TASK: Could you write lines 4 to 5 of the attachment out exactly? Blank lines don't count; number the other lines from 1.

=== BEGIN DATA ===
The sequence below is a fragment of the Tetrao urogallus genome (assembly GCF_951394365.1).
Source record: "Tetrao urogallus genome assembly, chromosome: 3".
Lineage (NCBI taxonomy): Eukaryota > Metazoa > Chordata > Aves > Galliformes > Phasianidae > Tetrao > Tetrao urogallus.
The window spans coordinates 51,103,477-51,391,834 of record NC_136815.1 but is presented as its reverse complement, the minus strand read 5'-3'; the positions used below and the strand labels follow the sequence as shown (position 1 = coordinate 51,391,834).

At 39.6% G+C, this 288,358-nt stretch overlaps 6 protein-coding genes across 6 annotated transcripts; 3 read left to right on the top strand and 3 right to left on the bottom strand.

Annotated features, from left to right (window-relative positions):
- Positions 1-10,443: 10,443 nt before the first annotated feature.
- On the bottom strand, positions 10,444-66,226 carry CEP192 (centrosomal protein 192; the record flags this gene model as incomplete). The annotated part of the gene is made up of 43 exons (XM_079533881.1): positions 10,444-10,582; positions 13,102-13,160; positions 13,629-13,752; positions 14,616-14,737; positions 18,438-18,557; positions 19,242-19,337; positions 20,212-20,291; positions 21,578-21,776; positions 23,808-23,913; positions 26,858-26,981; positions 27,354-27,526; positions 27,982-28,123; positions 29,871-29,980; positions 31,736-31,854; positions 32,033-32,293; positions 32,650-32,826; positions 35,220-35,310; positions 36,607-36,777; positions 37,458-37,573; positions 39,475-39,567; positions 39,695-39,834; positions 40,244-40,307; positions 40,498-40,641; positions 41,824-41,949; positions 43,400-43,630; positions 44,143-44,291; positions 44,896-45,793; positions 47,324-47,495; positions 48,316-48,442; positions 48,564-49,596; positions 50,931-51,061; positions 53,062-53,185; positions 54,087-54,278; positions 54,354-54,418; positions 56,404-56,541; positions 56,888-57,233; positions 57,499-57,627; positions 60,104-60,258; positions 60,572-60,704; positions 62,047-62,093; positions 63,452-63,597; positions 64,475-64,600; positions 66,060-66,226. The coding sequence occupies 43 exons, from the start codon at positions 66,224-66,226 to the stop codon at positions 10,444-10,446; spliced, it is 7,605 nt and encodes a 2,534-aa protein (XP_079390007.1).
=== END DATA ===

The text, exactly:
The window spans coordinates 51,103,477-51,391,834 of record NC_136815.1 but is presented as its reverse complement, the minus strand read 5'-3'; the positions used below and the strand labels follow the sequence as shown (position 1 = coordinate 51,391,834).

At 39.6% G+C, this 288,358-nt stretch overlaps 6 protein-coding genes across 6 annotated transcripts; 3 read left to right on the top strand and 3 right to left on the bottom strand.